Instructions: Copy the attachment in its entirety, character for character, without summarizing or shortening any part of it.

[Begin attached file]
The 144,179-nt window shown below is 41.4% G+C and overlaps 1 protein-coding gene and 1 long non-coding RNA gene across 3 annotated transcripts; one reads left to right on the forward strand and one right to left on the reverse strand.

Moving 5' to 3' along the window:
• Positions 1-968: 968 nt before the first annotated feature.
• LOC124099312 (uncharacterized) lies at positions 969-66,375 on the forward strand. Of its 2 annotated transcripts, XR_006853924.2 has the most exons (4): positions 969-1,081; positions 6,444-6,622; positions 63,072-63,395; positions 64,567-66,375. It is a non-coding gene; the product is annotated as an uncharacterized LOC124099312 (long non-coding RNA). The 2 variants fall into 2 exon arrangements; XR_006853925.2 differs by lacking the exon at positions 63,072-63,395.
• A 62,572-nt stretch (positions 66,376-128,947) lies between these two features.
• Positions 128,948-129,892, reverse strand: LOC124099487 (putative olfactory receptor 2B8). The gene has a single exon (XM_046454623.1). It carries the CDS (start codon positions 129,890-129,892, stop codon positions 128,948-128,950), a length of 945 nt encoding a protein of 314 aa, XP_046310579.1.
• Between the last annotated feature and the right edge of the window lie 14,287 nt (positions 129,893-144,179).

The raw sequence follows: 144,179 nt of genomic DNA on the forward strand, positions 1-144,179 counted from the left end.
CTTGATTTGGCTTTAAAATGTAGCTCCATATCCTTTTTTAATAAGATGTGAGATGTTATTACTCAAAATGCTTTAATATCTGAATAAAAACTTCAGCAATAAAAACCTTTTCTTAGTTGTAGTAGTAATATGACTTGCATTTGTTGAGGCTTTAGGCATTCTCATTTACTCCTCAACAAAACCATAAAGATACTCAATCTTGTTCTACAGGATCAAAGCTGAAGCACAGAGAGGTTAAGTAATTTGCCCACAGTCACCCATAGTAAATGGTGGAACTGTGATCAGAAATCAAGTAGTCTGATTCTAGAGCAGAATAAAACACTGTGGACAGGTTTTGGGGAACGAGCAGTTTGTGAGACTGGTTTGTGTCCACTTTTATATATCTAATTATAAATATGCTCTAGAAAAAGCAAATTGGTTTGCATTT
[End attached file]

The 144,179-nt window shown below is 41.4% G+C and overlaps 1 protein-coding gene and 1 long non-coding RNA gene across 3 annotated transcripts; one reads left to right on the forward strand and one right to left on the reverse strand.

Moving 5' to 3' along the window:
• Positions 1-968: 968 nt before the first annotated feature.
• LOC124099312 (uncharacterized) lies at positions 969-66,375 on the forward strand. Of its 2 annotated transcripts, XR_006853924.2 has the most exons (4): positions 969-1,081; positions 6,444-6,622; positions 63,072-63,395; positions 64,567-66,375. It is a non-coding gene; the product is annotated as an uncharacterized LOC124099312 (long non-coding RNA). The 2 variants fall into 2 exon arrangements; XR_006853925.2 differs by lacking the exon at positions 63,072-63,395.
• A 62,572-nt stretch (positions 66,376-128,947) lies between these two features.
• Positions 128,948-129,892, reverse strand: LOC124099487 (putative olfactory receptor 2B8). The gene has a single exon (XM_046454623.1). It carries the CDS (start codon positions 129,890-129,892, stop codon positions 128,948-128,950), a length of 945 nt encoding a protein of 314 aa, XP_046310579.1.
• Between the last annotated feature and the right edge of the window lie 14,287 nt (positions 129,893-144,179).

The raw sequence follows: 144,179 nt of genomic DNA on the forward strand, positions 1-144,179 counted from the left end.
CTTGATTTGGCTTTAAAATGTAGCTCCATATCCTTTTTTAATAAGATGTGAGATGTTATTACTCAAAATGCTTTAATATCTGAATAAAAACTTCAGCAATAAAAACCTTTTCTTAGTTGTAGTAGTAATATGACTTGCATTTGTTGAGGCTTTAGGCATTCTCATTTACTCCTCAACAAAACCATAAAGATACTCAATCTTGTTCTACAGGATCAAAGCTGAAGCACAGAGAGGTTAAGTAATTTGCCCACAGTCACCCATAGTAAATGGTGGAACTGTGATCAGAAATCAAGTAGTCTGATTCTAGAGCAGAATAAAACACTGTGGACAGGTTTTGGGGAACGAGCAGTTTGTGAGACTGGTTTGTGTCCACTTTTATATATCTAATTATAAATATGCTCTAGAAAAAGCAAATTGGTTTGCATTT